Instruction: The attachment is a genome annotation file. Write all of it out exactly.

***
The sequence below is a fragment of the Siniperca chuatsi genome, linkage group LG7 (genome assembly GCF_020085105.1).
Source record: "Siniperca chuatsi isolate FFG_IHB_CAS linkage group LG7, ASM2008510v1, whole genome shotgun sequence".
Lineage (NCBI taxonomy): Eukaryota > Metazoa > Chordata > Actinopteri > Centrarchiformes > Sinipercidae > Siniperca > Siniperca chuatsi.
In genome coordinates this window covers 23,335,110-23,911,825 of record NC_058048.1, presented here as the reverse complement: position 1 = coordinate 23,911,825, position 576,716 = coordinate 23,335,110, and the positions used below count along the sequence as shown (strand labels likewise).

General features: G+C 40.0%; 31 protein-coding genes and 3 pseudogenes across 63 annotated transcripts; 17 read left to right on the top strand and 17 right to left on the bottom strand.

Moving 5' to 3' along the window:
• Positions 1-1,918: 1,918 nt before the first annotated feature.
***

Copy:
The sequence below is a fragment of the Siniperca chuatsi genome, linkage group LG7 (genome assembly GCF_020085105.1).
Source record: "Siniperca chuatsi isolate FFG_IHB_CAS linkage group LG7, ASM2008510v1, whole genome shotgun sequence".
Lineage (NCBI taxonomy): Eukaryota > Metazoa > Chordata > Actinopteri > Centrarchiformes > Sinipercidae > Siniperca > Siniperca chuatsi.
In genome coordinates this window covers 23,335,110-23,911,825 of record NC_058048.1, presented here as the reverse complement: position 1 = coordinate 23,911,825, position 576,716 = coordinate 23,335,110, and the positions used below count along the sequence as shown (strand labels likewise).

General features: G+C 40.0%; 31 protein-coding genes and 3 pseudogenes across 63 annotated transcripts; 17 read left to right on the top strand and 17 right to left on the bottom strand.

Moving 5' to 3' along the window:
• Positions 1-1,918: 1,918 nt before the first annotated feature.